'The Big Bang Theory': Making a Bigger Bang

Or maybe it's because the woman playing Sheldon's unlikely match has become one of the show's biggest draws. When Mayim Bialik, 37, first joined Big Bang in 2010, she expected a temporary stint as a ''female Sheldon.'' (Bialik, like her neurobiologist character, has a Ph.D., though Bialik's is in neuroscience.) But the next thing she knew, the TV vet who was best known for headlining the '90s comedy Blossom was upped to series-regular status. And then there was the phone call this past July from her publicist saying she earned her first Emmy nomination. ''It wasn't even on my radar,'' says Bialik. ''I was literally wondering whether Kristen Wiig was going to be nominated, because that's who I was rooting for — until now.'' At the same time, a whole new set of stories opened up for Helberg's Howard after he shed the sleazy-lothario routine and got serious with Bernadette (the terrifically gifted Melissa Rauch), who became his wife in the season 5 finale. ''People now just say Bernadette and Howard,'' says a proud Helberg. ''They see us as a unit.''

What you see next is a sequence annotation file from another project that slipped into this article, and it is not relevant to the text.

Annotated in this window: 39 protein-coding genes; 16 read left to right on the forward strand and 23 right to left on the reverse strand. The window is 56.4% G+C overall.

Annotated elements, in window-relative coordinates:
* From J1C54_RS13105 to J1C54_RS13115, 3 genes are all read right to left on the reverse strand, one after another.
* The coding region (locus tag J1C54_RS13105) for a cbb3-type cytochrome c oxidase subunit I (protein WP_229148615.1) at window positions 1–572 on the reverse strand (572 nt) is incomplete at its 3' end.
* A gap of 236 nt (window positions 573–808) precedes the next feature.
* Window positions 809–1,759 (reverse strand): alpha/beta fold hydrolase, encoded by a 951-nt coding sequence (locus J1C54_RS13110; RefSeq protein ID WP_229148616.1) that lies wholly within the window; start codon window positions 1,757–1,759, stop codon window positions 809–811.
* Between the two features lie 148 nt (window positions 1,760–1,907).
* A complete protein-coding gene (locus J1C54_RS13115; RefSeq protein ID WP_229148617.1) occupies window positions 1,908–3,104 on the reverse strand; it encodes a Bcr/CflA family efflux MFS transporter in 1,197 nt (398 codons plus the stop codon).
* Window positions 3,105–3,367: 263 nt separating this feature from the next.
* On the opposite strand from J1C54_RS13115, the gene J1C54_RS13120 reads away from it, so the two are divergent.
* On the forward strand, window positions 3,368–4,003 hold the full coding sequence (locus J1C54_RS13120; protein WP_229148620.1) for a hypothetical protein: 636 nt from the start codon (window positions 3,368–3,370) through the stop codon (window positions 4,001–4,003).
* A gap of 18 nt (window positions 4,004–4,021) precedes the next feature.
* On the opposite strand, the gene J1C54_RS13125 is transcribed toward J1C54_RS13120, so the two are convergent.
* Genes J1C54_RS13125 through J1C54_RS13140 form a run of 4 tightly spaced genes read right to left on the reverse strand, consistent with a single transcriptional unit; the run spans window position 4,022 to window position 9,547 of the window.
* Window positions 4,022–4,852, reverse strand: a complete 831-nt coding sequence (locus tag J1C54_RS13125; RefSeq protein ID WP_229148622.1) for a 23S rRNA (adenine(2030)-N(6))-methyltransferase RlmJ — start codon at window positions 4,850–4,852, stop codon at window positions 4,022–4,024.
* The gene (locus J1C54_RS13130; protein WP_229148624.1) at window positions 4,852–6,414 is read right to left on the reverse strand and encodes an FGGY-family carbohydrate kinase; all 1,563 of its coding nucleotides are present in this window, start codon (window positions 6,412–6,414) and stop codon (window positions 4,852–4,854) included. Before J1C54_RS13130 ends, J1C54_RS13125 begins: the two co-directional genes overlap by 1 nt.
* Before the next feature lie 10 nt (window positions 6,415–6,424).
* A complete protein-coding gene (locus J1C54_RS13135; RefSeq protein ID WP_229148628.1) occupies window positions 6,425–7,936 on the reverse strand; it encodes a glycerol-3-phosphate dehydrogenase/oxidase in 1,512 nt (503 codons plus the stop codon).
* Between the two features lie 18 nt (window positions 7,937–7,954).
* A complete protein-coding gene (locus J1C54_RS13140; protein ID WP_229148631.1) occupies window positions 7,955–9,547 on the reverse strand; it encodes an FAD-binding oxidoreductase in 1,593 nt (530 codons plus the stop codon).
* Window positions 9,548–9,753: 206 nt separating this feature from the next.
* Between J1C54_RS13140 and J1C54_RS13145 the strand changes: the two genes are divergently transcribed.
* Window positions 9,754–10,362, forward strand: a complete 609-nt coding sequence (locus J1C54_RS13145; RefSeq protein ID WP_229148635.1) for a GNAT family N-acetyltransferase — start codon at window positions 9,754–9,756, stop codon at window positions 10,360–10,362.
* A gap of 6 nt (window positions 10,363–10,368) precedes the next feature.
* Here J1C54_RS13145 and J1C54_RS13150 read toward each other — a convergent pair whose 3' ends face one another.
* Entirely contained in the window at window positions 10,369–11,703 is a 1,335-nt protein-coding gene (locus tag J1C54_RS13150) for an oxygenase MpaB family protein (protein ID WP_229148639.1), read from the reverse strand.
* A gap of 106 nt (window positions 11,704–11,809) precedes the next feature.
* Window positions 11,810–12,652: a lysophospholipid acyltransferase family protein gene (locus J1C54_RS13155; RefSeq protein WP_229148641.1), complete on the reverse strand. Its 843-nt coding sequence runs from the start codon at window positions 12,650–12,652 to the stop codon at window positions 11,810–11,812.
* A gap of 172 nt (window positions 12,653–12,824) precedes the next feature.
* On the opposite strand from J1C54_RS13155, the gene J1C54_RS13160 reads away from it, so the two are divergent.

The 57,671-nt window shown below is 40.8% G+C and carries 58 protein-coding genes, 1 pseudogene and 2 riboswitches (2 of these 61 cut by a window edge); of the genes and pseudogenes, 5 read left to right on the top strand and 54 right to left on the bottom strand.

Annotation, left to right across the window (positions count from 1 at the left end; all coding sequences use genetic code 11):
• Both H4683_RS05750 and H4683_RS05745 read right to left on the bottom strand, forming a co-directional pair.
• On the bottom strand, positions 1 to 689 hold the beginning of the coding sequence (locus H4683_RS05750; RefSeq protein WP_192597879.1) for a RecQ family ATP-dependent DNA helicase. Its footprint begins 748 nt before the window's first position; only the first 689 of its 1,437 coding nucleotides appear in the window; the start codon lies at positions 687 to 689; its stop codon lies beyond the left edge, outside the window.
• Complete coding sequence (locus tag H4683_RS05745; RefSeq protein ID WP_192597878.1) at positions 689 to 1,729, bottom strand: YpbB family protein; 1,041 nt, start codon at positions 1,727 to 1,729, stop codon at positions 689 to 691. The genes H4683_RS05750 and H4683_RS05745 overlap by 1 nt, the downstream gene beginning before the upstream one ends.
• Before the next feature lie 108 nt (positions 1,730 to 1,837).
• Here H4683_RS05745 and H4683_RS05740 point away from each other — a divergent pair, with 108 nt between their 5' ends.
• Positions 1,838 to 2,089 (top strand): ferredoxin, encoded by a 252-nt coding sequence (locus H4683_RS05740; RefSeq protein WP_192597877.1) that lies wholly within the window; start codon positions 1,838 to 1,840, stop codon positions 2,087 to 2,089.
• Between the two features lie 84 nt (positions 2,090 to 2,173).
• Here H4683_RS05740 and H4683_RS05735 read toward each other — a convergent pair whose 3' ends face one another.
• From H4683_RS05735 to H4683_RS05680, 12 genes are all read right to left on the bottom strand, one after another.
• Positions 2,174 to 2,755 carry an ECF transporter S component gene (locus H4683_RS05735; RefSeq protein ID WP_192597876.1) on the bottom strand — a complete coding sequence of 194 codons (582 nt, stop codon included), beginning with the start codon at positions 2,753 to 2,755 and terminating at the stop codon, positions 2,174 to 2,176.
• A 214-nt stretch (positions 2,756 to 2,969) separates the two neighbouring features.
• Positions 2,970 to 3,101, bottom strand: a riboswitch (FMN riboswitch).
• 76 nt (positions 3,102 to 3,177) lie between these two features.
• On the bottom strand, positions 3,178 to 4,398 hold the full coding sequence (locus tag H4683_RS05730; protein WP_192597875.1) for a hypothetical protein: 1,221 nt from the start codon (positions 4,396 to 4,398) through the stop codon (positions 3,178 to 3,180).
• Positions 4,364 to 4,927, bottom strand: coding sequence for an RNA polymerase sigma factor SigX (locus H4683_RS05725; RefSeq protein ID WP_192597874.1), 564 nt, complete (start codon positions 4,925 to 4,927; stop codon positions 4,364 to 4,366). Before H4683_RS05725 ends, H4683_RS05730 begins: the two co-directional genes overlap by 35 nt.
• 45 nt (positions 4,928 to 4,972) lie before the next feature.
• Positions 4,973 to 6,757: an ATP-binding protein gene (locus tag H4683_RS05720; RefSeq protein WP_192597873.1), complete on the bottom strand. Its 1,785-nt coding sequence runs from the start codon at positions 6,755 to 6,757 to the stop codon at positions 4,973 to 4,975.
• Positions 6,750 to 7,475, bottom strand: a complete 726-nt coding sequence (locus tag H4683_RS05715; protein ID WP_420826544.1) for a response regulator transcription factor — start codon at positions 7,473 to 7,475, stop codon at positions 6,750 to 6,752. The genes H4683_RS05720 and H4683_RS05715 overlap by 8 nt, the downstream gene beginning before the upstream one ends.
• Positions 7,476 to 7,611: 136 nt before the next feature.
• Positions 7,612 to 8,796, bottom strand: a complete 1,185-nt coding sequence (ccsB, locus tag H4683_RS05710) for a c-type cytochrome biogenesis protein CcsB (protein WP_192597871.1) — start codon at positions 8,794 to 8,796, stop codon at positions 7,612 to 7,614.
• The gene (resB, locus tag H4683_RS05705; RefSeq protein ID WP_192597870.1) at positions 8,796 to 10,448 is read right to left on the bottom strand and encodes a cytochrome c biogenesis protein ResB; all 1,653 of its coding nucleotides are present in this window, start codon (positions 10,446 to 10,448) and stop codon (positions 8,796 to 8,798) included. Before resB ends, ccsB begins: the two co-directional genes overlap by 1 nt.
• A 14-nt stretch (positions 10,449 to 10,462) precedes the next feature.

Such major strides on the show have made way for big rewards away from the camera, and not just for CBS, which now collects more than $450,000 for every 30 seconds of commercial time during Big Bang, and Warner Bros., which reportedly made a whopping $2 million per episode when it sold the reruns to TBS and stations nationwide. (Warner Bros. and EW are both owned by Time Warner.) Parsons has become the biggest beneficiary of the show's exploding popularity, having scored that high-profile gig on Broadway this summer, along with two Emmys and a fourth consecutive nomination going into this weekend's ceremony. But another big payoff came in the form of raises that turned into big news in and out of Hollywood. ''I don't even understand why the Internet has made it possible to reveal contract information,'' says Galecki (who, like Parsons and Cuoco, reportedly signed a new four-year contract in 2010 that took each of their salaries to roughly $200,000 an episode, with subsequent bumps for additional seasons, while Helberg snagged around $100,000 and Nayyar around $75,000). ''We didn't sign off on that being made public. It seems tasteless, which is maybe very Midwestern of me, but I just don't understand.'' At the very least, it helped put some things in perspective for the refreshingly candid Cuoco. ''I would be lying if I said I couldn't do Penny with my eyes closed,'' says the 26-year-old actress. ''It's such second nature to me now. But if I ever do get those moments of 'God, this feels the same,' I just read those articles about how much money I make and think, 'You know, it's not so repetitive anymore!'''

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